Every year on April 7th, candles are lit to honor more than one million lives lost, and Rwanda begins a 100 day mourning period honoring deep loss, but also healing and progress. This year, we spoke with Health Builders employee Callixte Nizeyimana, a driver in the Rulindo District since 2017. He shared his story with us.
I was 12 years old, one of 11 kids, living with my mother in Rukumberi in 1994. On April 7, when the genocide began, intellectuals and their families were killed first, which included my aunt’s family. My mom, three siblings and I went to a chapel where my mother loved to go for prayer, and found many other people. We prayed the whole night until morning. On April 8, I left the chapel, fearing we would be found. At home, on April 11, we heard that they had killed all the people who were at the chapel where we had escaped, including my mother, and understood how serious the situation had become.From then all I did was run, hiding and then going back home because they didn’t kill in the night. But we were always on guard. I was with two of my brothers but we hid in different places. At the end of April I found my father and on May 2, the Inkotanyi (Rwandan Patriotic Front) saved us. In our family, only our father and four kids survived.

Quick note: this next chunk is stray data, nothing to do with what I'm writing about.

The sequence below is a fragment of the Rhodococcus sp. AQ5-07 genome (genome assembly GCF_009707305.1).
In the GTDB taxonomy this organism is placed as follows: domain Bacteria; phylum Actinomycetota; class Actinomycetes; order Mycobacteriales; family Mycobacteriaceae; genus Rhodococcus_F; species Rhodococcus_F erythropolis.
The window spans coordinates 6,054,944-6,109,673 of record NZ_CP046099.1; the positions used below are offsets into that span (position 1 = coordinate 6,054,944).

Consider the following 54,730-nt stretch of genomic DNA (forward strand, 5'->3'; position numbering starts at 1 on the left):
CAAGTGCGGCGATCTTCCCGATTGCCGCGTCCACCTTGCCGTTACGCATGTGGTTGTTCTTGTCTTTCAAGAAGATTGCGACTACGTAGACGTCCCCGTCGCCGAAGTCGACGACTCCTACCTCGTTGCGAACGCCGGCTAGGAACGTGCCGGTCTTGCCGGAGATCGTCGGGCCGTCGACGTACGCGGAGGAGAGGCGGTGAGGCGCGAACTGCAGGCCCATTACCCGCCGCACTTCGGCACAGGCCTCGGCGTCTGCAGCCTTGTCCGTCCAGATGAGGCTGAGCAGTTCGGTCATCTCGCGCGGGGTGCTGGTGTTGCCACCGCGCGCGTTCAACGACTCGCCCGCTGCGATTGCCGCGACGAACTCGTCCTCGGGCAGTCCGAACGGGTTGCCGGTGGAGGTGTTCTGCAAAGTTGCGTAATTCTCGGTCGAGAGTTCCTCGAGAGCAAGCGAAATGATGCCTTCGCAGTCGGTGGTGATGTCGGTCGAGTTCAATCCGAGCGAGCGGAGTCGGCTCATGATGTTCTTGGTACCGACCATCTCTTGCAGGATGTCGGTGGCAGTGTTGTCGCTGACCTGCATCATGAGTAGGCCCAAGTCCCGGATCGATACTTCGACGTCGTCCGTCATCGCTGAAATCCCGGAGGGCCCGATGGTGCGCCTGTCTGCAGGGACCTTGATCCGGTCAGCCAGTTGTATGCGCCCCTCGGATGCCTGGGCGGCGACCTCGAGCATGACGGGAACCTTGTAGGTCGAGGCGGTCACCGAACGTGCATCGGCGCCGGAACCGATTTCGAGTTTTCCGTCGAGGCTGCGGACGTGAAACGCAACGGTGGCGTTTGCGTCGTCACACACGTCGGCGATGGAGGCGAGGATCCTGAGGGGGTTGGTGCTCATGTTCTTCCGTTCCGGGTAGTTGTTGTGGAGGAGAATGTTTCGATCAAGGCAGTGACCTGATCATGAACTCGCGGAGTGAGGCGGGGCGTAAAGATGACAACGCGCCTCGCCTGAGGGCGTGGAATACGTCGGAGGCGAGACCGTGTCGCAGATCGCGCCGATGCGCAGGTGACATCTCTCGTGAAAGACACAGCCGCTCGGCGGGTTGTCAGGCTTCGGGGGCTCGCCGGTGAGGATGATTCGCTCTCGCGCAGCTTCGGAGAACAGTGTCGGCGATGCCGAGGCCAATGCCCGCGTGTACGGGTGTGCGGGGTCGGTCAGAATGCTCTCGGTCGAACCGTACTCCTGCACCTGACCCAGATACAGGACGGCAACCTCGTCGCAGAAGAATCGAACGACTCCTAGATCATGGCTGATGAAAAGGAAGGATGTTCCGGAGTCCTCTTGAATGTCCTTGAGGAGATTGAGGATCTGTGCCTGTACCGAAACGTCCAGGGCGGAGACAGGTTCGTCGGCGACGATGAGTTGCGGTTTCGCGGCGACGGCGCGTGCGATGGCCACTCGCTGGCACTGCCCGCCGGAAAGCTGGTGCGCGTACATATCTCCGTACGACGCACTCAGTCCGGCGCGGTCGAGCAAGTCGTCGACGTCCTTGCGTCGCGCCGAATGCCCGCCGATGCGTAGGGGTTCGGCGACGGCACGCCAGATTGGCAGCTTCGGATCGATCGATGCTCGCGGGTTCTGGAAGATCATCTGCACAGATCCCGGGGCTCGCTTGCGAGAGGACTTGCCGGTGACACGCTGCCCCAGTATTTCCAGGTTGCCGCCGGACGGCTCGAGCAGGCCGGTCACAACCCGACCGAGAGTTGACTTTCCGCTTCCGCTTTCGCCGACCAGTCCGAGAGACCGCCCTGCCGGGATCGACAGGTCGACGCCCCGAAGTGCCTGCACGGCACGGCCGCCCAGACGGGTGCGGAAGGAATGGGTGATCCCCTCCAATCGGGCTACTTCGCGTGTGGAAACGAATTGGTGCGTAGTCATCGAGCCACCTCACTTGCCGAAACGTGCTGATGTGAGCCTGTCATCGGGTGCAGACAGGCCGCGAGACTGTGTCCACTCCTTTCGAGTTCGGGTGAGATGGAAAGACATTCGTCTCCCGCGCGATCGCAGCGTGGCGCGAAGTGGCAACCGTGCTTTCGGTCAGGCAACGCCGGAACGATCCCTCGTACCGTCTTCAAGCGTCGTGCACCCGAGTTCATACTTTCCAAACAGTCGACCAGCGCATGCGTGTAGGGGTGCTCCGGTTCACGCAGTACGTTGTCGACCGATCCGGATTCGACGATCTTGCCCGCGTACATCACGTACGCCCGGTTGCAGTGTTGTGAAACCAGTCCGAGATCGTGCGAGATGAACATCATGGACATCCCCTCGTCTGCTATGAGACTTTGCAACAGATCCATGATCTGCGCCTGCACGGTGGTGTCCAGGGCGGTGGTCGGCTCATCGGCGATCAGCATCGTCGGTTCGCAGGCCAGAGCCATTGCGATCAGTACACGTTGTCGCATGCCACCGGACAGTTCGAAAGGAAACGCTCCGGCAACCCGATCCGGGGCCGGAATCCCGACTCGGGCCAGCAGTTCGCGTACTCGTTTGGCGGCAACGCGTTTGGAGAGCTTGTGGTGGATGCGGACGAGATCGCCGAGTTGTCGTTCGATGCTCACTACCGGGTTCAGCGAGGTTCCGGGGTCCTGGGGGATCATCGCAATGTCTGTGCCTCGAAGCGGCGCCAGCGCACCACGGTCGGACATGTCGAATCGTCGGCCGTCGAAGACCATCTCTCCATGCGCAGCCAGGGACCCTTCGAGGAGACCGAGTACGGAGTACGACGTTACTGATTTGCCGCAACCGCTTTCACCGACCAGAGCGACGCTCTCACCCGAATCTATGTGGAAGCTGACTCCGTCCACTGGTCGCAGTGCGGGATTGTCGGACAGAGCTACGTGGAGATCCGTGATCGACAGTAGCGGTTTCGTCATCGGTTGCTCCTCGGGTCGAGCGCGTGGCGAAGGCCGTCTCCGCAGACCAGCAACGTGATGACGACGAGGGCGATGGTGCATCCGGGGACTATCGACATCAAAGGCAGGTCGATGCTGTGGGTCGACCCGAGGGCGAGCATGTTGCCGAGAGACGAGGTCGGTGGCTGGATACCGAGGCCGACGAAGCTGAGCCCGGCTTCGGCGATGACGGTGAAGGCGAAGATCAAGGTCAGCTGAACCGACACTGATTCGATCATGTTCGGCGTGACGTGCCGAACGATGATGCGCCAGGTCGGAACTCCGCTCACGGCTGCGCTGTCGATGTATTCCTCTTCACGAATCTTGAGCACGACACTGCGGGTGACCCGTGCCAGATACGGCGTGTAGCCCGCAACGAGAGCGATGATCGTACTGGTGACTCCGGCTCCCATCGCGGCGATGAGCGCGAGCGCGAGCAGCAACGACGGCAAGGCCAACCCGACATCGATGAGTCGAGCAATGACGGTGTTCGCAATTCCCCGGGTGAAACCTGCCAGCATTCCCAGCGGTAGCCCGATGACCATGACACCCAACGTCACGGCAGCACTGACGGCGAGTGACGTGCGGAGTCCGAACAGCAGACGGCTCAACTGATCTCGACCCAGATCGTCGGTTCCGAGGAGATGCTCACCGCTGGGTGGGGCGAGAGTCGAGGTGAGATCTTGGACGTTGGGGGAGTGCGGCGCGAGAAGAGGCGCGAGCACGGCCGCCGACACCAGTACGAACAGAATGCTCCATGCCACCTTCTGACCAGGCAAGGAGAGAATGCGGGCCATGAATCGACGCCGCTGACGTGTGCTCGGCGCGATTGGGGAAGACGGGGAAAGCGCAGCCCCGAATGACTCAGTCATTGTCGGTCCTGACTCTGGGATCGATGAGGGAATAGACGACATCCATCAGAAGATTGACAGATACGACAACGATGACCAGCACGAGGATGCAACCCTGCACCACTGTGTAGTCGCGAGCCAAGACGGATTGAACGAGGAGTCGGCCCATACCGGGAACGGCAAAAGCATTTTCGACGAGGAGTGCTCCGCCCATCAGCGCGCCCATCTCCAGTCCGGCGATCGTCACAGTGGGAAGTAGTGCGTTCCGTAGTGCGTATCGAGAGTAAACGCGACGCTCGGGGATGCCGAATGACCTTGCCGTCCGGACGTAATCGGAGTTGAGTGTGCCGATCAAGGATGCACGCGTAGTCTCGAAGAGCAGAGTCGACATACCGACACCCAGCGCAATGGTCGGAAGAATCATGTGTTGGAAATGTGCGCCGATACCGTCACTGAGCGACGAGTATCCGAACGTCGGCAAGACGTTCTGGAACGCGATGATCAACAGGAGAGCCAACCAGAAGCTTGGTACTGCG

When I was getting married that’s when the loss struck hard. I had no parents to celebrate with. I felt similarly when I had my son. I always wonder how it would be if all my family was still alive. I have completely forgotten how my mother looked, I have no photo of her. What gives me hope are my child and recreating my family, I have a house of my own, and a job that earns me a living. I am really proud of where I am now.
Our profound thanks to Health Builders employee Callixte Nizeyimana for sharing his powerful story. Thank you to our partners, funders, and the Ministry of Health for allowing us to continue our mission of rebuilding and healing, one village at a time.